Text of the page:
When each participant was asked how many pediatric CI recipients they had evaluated or treated over the past 10 years, 45.8% indicated none. Thirty-eight percent indicated that they had evaluated or treated one to three implant recipients and 15.9% reported seeing four or more implant recipients. For 85% of the respondents, this population represented 10%–25% of their overall workload. The remaining 15% of respondents indicated that pediatric implant recipients represented 26%–50% of their workload.


Respondents were asked to rate their knowledge of CIs using a scale with the following descriptors: "no knowledge," "limited knowledge," "moderate knowledge," and "thorough knowledge." Table 1 [PDF] presents the reported knowledge base of respondents in 14 designated areas. Of greatest concern would be areas in which large numbers of respondents report limited or no knowledge. Few SLPs (approximately 17%) reported having limited or no information related to the effects of profound hearing loss on speech and language development; however, 60%–85% of SLPs reported little or no knowledge in all other areas including those related to CI candidacy, surgery basics, device components, and CI function, troubleshooting, and use.

Respondents were asked to use the same scale to rate their ability to help a child with a CI improve speech, language, speechreading, and auditory skills (see Table 1 [PDF]). Approximately 50%–75% of SLPs reported little or no knowledge related to these skill areas.

When asked about audiology support, 10% indicated no audiology support, 43.6% indicated audiology consultation support, 40.5% indicated an audiologist on staff, and 5.9% indicated consultant and on-staff audiology support. Few of the questionnaire respondents (8.9%) reported receiving assistance from Project E.A.R.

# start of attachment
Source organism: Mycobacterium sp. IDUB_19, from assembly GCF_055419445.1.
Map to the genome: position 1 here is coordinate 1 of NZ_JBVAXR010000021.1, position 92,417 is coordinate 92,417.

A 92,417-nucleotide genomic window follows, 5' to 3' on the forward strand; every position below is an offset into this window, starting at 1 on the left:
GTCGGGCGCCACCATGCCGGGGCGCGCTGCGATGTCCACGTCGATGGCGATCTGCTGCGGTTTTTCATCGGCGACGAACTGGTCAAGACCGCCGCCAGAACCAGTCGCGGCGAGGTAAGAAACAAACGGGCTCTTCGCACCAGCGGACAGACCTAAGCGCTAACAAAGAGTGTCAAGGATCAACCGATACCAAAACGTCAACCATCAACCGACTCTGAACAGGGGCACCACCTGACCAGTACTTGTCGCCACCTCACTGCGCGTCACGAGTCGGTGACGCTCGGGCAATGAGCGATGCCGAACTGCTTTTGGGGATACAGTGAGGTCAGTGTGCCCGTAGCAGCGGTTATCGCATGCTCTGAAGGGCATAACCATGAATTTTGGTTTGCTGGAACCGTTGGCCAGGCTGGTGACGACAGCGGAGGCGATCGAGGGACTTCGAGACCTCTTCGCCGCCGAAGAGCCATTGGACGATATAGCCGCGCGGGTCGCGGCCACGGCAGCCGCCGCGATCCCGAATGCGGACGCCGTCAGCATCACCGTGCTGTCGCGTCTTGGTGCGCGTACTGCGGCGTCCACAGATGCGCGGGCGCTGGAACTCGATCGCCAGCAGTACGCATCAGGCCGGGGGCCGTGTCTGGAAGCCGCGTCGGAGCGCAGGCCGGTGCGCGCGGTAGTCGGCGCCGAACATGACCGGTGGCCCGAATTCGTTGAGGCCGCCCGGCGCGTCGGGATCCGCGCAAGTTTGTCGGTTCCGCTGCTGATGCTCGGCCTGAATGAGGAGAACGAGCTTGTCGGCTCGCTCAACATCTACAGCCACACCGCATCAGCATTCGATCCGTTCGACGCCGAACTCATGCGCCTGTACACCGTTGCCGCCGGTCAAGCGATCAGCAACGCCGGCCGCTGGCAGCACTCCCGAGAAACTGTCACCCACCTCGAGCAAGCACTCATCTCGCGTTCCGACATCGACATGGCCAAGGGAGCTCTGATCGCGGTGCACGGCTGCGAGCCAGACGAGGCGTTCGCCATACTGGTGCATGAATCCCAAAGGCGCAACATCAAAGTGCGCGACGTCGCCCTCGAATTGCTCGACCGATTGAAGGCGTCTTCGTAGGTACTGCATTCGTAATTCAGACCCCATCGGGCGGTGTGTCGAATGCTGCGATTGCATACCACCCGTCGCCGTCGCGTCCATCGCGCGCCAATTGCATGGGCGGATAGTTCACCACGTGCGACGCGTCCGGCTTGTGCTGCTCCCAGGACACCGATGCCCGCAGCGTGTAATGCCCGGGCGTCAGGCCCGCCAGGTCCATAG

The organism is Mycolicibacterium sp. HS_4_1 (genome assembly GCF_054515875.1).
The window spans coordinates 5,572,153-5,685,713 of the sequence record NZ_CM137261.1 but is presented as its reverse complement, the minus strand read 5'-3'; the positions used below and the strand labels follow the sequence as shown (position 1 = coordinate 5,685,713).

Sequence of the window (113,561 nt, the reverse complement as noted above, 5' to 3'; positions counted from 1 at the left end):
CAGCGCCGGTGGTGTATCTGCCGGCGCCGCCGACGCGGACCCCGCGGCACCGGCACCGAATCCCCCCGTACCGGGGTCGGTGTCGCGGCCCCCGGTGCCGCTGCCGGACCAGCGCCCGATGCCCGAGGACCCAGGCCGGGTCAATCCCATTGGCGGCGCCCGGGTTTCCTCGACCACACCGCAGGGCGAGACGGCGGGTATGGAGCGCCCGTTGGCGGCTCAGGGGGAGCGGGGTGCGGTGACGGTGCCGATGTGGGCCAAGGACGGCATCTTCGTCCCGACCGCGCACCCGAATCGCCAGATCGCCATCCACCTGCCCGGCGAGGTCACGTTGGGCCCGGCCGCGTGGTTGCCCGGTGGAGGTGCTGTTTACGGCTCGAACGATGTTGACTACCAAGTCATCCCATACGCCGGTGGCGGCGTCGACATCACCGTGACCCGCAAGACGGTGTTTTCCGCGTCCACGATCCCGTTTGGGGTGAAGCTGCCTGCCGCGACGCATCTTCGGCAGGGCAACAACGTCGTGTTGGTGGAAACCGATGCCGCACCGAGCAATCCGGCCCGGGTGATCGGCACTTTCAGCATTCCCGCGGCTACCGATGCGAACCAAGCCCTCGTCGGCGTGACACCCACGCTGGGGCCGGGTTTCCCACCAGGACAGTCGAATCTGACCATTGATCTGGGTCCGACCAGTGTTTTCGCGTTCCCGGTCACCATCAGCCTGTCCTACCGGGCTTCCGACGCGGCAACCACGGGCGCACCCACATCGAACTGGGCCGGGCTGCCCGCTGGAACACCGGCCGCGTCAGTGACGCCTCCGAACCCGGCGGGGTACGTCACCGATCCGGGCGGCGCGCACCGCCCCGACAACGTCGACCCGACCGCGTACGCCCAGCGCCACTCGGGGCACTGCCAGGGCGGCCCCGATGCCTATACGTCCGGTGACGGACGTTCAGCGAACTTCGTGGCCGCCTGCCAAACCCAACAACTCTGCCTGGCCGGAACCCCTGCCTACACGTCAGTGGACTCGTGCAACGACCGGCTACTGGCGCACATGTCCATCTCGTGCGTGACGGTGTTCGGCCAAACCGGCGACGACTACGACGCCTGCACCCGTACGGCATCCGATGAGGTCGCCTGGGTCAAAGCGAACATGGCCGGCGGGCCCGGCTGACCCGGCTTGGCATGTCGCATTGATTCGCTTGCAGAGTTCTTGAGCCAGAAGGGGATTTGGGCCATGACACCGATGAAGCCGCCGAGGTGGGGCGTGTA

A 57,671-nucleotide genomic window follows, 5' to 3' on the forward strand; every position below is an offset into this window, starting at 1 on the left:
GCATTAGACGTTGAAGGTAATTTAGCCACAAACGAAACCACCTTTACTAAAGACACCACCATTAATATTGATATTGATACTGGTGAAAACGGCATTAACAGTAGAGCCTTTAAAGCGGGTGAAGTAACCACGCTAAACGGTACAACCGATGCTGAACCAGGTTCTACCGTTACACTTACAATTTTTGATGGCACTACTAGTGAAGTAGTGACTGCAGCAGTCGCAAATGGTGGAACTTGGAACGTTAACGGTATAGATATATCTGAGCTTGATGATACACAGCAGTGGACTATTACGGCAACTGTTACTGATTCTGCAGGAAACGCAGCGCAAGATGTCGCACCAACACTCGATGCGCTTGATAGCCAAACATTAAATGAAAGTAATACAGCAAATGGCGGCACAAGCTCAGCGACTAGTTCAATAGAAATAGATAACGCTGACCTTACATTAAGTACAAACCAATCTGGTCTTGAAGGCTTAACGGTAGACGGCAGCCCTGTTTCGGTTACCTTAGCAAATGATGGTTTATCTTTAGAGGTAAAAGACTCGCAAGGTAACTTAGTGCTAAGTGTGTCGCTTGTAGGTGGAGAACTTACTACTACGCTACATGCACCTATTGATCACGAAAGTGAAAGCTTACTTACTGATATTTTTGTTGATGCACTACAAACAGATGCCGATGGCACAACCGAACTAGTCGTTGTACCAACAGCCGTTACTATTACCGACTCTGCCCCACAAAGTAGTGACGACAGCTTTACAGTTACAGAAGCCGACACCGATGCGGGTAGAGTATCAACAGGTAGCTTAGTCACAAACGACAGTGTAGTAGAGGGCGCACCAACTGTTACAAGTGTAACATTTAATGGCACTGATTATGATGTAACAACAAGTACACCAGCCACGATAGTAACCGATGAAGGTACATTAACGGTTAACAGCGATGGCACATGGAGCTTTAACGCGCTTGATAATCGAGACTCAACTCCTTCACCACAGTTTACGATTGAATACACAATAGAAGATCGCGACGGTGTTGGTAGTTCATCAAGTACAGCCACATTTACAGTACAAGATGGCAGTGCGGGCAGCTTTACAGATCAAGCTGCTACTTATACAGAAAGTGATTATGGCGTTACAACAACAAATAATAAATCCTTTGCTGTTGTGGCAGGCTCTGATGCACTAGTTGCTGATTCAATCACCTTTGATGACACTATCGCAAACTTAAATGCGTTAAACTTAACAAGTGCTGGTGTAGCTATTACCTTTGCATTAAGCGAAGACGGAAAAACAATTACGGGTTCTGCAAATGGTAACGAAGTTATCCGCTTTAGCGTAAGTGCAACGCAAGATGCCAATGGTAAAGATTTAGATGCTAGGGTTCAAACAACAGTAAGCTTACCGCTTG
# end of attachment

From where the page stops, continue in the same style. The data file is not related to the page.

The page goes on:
A comparison of the information from the current and previous studies reveals similar findings. Approximately one-third (31%) of the respondents to the current questionnaire reported having had a pediatric CI recipient on their caseload in the prior year--similar to Watson and Martin's finding of 31% who had one or more CI recipients on their caseload across the years, but somewhat higher than Iverson's 19%. Of those reporting pediatric CI clients in the current study, 85% indicated that the number of implant clients represented no more than 25% of their overall client caseload, a figure similar to Iverson's finding of 93% indicating that children with CIs make up less than 25% of their caseload.

One area of concern in the current study and the Watson and Martin study is the percentage of professionals (15.3% from this study, 13.9% from Watson and Martin) who reported that they had provided services to children with CIs even though they had no formal education related to implants.Excellent resources are available for SLPs serving pediatric CI clients. Others SLPs have implemented special programs such as Project E.A.R and Hearts for Hearing to meet these needs.